Before starting out on our analysis, however, we must mark out the ground by looking briefly at the nature of educational assessment itself.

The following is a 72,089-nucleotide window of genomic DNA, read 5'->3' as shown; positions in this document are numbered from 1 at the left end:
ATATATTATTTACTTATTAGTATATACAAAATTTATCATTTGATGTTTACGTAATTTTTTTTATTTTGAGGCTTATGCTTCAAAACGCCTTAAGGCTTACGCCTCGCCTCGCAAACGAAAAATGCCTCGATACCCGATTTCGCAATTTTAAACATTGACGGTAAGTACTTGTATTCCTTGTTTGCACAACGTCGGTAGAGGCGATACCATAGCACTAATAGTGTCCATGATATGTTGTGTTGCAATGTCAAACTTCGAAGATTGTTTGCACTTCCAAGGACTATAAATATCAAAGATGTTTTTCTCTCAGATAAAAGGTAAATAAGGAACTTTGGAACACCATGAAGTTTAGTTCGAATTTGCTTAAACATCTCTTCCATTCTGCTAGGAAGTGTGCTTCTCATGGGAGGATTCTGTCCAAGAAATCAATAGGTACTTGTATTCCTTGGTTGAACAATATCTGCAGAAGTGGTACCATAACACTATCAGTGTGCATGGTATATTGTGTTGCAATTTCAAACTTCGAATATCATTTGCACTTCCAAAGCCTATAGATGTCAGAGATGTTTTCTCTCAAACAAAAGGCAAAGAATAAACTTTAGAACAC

The need for assessment It is very hard to set limits to assessment. Passing judgement is a central part of social behaviour. We are continually passing judgements on our fellows — on their clothes, their accents, their actions, their beliefs — in fact in every area of human life. We pass judgement on products too — on books and television programmes, on buildings and furniture, on art and music, not least on football teams! Since we regulate and give meaning to our own lives by the values we adopt, it is inevitable that our values should influence our interpretation of the actions of others and their results. Most of the time we are probably not aware of the judgements we make for, unlike the drama or music critic whose job it is to evaluate an artistic performance in terms of the prevailing standards of our particular society, very few of us would claim the right to pass a formal judgement in an area in which we have no special expertise. Rather, we appoint and train specialists who become expert at interpreting what they think are the values of society which operate in their own field and we entrust to them the task-of being arbiters of the quality of a particular performance. Thus, despite the fact that their criteria are often in fact greatly avant garde in comparison with society at large, the decision whether to buy a particular painting for a national collection will be the responsibility of a few individuals whose experience and talent lead the nation to rely on their judgement. Informally of course we still reserve the right for ourselves as individuals to decide what we personally find pleasing or moving, shocking or in bad taste, for such value-judgements are as integral to social life as social life is to being human.